Still in its infancy, the global cyber risk market continues to grapple with data and modelling challenges, but increasingly, re/insurers are becoming aware of a need for new and innovative approaches.
This is according to the owner and founder of PeriStrat GmbH, Hans-Joachim Guenther and Peter Hacker, a globally recognized cyber security expert and advisor to organisations, regulators and corporate boards. In a recent interview with Reinsurance News, the pair discussed the current embryonic state of the cyber risk modelling market, viewed as one of the biggest challenges and opportunities for global insurers and reinsurers.
Guenther and Hacker underlined a significant cyber risk protection gap, estimating a coverage level, for both affirmative and non-affirmative combined, of between 17% and 22% of actual economic losses.
With as much as 83% of exposures not being covered by protection, Reinsurance News questioned the pair on whether insurers and reinsurers are doing enough to meet the challenges.
“The demand for insurance outside the US isn’t yet matured because many potentially insured do not comprehend the risk they are exposed to. Moreover, insures won’t have enough access to corporate boards and even if they have, they struggle to explain their value proposition to Boards.
“The (re)insurance industry is not yet able to serve the potential demand because of multiple uncertainties around risk management of a highly dynamic and contagious exposure.
“Without any doubt, the real cyber loss exposure is significantly underinsured at this stage, thus insured losses will be much smaller than economic losses,” said Guenther.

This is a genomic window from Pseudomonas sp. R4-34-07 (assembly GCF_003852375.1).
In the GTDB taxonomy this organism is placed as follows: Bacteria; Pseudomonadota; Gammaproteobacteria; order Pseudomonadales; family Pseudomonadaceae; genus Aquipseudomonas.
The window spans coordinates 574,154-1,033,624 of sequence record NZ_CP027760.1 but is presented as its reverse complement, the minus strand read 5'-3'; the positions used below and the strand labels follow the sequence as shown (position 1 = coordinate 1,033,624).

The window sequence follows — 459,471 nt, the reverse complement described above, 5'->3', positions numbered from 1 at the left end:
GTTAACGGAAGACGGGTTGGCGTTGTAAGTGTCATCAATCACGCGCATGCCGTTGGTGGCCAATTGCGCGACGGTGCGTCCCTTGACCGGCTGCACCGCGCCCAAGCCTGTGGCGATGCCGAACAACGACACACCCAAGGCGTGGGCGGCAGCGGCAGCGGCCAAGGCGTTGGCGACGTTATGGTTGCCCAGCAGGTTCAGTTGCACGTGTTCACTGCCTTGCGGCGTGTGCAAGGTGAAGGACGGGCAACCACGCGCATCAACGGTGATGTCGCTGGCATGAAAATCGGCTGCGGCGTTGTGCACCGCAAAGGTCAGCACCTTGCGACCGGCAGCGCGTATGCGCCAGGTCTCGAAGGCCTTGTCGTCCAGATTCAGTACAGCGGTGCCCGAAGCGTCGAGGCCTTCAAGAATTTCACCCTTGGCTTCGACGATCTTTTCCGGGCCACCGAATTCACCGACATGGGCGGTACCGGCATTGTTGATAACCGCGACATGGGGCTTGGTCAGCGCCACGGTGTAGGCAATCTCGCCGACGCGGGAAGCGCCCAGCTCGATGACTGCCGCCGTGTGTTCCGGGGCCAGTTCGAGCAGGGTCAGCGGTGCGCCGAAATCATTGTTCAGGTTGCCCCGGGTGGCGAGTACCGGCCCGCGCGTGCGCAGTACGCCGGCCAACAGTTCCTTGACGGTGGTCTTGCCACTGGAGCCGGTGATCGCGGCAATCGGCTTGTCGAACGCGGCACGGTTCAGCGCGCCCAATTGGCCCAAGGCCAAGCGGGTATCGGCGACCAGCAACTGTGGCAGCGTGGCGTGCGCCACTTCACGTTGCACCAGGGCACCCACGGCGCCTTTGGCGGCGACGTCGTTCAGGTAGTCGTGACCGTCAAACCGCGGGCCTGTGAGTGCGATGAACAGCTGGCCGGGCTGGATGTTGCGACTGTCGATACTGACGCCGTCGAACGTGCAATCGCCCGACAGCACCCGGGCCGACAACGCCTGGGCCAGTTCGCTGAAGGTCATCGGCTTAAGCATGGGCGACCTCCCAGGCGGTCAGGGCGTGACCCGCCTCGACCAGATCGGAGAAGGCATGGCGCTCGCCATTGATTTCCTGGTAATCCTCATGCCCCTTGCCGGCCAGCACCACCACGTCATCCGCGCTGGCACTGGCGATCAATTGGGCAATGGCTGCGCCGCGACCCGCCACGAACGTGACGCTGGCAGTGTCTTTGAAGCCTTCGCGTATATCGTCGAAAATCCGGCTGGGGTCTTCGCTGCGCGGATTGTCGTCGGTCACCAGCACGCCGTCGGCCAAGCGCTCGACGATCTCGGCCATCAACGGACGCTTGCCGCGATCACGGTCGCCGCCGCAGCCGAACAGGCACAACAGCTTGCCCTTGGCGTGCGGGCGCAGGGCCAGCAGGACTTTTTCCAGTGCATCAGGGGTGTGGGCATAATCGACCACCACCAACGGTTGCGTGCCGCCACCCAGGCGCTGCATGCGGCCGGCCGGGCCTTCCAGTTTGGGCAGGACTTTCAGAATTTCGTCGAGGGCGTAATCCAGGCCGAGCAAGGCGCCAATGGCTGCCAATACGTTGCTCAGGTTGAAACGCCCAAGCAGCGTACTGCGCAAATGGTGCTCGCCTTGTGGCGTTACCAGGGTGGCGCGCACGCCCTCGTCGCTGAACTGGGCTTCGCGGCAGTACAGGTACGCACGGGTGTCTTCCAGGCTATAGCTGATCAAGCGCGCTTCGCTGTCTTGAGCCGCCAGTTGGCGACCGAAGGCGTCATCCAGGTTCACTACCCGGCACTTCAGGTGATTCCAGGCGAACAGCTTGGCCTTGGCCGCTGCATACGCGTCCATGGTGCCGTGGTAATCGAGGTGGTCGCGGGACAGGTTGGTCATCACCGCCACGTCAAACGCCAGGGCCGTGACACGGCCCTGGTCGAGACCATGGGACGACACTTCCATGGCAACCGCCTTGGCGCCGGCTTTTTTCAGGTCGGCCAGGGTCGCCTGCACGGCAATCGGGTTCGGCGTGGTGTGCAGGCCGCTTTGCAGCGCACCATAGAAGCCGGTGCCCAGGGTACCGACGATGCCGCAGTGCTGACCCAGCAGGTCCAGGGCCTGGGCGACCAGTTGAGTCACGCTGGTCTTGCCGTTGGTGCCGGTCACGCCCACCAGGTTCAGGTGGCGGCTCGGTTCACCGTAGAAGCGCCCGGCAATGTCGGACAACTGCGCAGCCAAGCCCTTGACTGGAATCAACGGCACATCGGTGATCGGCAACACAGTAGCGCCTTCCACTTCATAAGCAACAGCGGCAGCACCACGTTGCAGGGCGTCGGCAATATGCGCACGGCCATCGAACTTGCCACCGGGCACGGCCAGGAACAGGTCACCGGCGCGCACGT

Discussing demand for protection, and Guenther said that given the shift from tangible into intangible asset values, demand for affirmative cyber cover will grow exponentially. Furthermore, increased awareness of the risks and a greater understanding is also likely to drive greater demand.
Both Guenther and Hacker described the cyber insurance market (outside the US) as “infant”, highlighting that the direct insurance sector began to respond to perceived market demand for protection before fully understanding what might be already covered in the underlying P&C sector.
“But (re)insurance isn’t driving or yet innovating this space and we expect a lot of additional product development will follow claims experience as it did historically. However, this is in our view a dangerous path because of the virulent nature of cyber exposure. As an example: frequency of extortion cases. It is an affirmative coverage element, we feel should be entirely separate and on a stand-alone policy basis be handled like in K&R,” explained Hacker.
Cyber is an inherently and extremely complex exposure and one of the key challenges for re/insurers when trying to adequately understand the risk and potential financial impact, is a lack of historical data.
Hacker agreed that the modelling itself is “a major challenge,” but explained that while historical data will be important to verify certain modelling results, it will never be as important as it was in the natural catastrophe space. What really counts is active threat intelligence (‘insight-out’), rather than passive threat intelligence (‘outside-in’) or proxy and secondary data.